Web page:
Tandem running

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Camponotus consobrinus workers recruit additional nestmates to newly discovered food sources. The lead worker (on the left) has returned to the nest and is leading the remaining workers back to the food source.

Tandem running is a social learning phenomenon seen mostly in ants, by which one ant leads another native ant from the nest to the food source it has found. Tandem running is also used to find and choose better, new nest sites to which the colony can emigrate.[1] The follower ant maintains contact with the lead ant by frequently touching the leader’s legs and abdomen with its antennae.[2] As predators, scavengers, and herbivores, ants have a variety of food sources, for which they may journey as far as 200 meters from their nest, spraying a scent trail as they go.[3] To lead their kin to new food sources, ants demonstrate one of the few examples of interactive teaching outside of the mammalian class. Social learning by teaching requires that the naive observer change its behavior and acquire some skills or knowledge faster than it would have independently and that the teacher incur some cost. In order for the follower ant to learn landmarks, the leader must travel much slower and make frequent stops to check for his follower. Ultimately, the knowledge of the route to the new food source can be passed throughout the colony as one follower becomes a leader, making tandem running an effective time-saving practice.[4]

The following ant frequently touches the legs of the lead ant with its antennae to maintain contact in the tandem run.

Species that use tandem running[edit]

Ants[5] (By genus)[edit]

Termites[6][edit]

  • Reticulitermes speratus
  • Reticulitermes flaviceps
  • Reticulitermes chinensis

How ants perform tandem running[edit]

Individual ants utilize celestial and land cues as well as their own motion detection to navigate, but scout foraging is not their only strategy for finding food resources. Up to 35 percent of ants setting out from the nest forage as tandem pairs.[7]

Studies have found that vision only plays a role in navigation during tandem runs, but plays no role for the followers in following the leader. The follower is only dependent on tactile and phenomenal information.[8] Experiments in which researchers impair the vision of ants found that blind ants were more likely to follow than to lead, but could still occupy either the role of follower or leader, however, for pairs where the leader was fully sighted, their tandem run was usually smoother and faster. Thus, it can be concluded that sight is used for navigation along with other orientation systems, but is not the mechanism by which ants perform their tandem run.[8] Research has shown that leaders rely on tactile feedback from followers during a tandem run. The follower will follow closely behind the leader, and the leader will run rapidly only after it is tapped by the antennae of the follower.[9]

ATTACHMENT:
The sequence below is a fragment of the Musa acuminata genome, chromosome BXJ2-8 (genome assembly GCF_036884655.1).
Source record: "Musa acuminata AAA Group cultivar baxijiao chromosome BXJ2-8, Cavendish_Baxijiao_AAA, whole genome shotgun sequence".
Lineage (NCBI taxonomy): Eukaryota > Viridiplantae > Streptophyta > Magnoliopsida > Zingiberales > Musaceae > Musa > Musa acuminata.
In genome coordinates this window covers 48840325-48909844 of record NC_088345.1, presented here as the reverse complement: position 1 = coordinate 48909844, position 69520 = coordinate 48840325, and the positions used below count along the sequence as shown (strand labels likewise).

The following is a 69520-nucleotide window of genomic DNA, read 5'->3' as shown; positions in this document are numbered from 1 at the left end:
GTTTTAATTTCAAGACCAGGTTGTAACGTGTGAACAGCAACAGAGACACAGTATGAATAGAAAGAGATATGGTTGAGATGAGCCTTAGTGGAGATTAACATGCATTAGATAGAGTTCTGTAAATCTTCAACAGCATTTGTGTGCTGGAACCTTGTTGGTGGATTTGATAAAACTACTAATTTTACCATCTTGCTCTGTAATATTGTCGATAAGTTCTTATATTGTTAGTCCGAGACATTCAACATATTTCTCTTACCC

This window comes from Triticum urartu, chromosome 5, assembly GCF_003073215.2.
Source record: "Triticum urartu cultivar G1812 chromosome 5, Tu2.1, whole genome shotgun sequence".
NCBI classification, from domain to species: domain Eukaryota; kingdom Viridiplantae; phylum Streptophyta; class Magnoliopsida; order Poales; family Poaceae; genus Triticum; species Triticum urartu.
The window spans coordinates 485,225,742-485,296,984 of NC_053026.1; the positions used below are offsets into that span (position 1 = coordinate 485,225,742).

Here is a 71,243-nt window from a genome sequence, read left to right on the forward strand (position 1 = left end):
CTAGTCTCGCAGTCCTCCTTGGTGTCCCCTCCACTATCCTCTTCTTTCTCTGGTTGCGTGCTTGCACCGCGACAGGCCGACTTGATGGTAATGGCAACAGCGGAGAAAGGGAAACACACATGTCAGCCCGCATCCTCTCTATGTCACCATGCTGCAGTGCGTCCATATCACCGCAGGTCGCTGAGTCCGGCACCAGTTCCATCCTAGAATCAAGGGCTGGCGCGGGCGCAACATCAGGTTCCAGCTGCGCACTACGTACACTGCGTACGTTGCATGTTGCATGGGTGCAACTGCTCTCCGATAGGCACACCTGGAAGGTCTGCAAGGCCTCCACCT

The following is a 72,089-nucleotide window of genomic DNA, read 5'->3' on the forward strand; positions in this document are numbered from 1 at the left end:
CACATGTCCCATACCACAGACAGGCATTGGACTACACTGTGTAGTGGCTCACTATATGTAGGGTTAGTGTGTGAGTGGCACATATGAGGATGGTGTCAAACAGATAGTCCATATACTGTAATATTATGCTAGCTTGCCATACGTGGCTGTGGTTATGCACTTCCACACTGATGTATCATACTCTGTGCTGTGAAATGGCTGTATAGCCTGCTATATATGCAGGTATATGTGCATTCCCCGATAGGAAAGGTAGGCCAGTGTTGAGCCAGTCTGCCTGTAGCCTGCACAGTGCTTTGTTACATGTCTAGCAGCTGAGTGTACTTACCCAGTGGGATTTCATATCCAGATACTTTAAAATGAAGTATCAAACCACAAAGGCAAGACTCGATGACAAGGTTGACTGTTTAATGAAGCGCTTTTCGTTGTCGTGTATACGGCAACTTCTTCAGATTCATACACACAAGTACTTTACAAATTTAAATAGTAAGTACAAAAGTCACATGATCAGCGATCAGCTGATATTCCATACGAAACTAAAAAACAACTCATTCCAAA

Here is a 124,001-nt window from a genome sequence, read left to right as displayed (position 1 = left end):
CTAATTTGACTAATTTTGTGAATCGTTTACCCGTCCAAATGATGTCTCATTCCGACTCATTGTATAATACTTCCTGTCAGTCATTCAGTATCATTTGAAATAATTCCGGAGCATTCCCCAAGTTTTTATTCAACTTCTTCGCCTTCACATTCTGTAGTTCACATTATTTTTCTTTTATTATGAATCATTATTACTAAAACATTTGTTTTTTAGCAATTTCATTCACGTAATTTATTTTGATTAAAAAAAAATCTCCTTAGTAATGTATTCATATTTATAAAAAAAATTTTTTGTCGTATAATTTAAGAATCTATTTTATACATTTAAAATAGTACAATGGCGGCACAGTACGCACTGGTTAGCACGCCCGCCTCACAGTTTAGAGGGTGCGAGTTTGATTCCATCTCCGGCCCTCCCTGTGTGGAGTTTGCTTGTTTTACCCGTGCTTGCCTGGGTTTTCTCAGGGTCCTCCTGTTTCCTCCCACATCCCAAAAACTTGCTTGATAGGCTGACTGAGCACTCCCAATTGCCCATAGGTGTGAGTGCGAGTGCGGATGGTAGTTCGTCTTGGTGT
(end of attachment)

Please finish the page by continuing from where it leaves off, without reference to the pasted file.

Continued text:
During tandem runs, in addition to tactile signals, ants may also use chemical cues. Pheromone trails help maintain the bond between the ants, facilitate learning, and assist with navigation.[10] The chemical trails may allow followers to stop and examine landmarks before rejoining the leader. Leaders, which are the teachers, are more likely to lay trails during forward tandem runs than during reverse tandem runs. Most leaders deploy their gaster down during forward tandem runs, while the followers do not. During reverse tandem runs, most leaders deploy their gaster in the up or middle position because by this time the ants have learned the route and trails have already been laid, so followers are less likely to get lost.[10]

Follower ants are not necessarily naive foragers. When lead ants were experimentally removed during tandem runs, 40 percent of follower ants successfully reached the foraging area after a brief search, providing evidence that the followers were already experienced foragers.[7]

Costs and Benefits of Tandem Running[edit]

The time it takes for the leader to reach the food source during a tandem run is increased fourfold.[9] However, the follower will be able to find the food source significantly faster during a tandem run compared to searching alone. Additionally, the leader will benefit by having another ant help carry food back to the nest.[9] Experienced foraging ants will often participate in tandem runs as a follower to a familiar tree or foraging site. This may be because trees and other sites are often complex structures to navigate, and the leader may guide the experienced ant to a new food source within the same system.[2] There is also a cost to following ants who get separated from the leader (or "lost") during a tandem run. When tandem running ants were experimentally separated in the lab, lost ants engaged in searching behavior, where they would often return to the point where they were separated from their leader, and their walking speed was slowed by almost 50%.[11] There is a benefit to being separated from the leader in some cases however; independent exploration is critical to the practice of tandem running. Through independent exploration, ants can discover new and more direct routes and thus reduce the duration of their subsequent tandem runs that they will lead. Independent exploration is the basis of route improvement in tandem running.[1]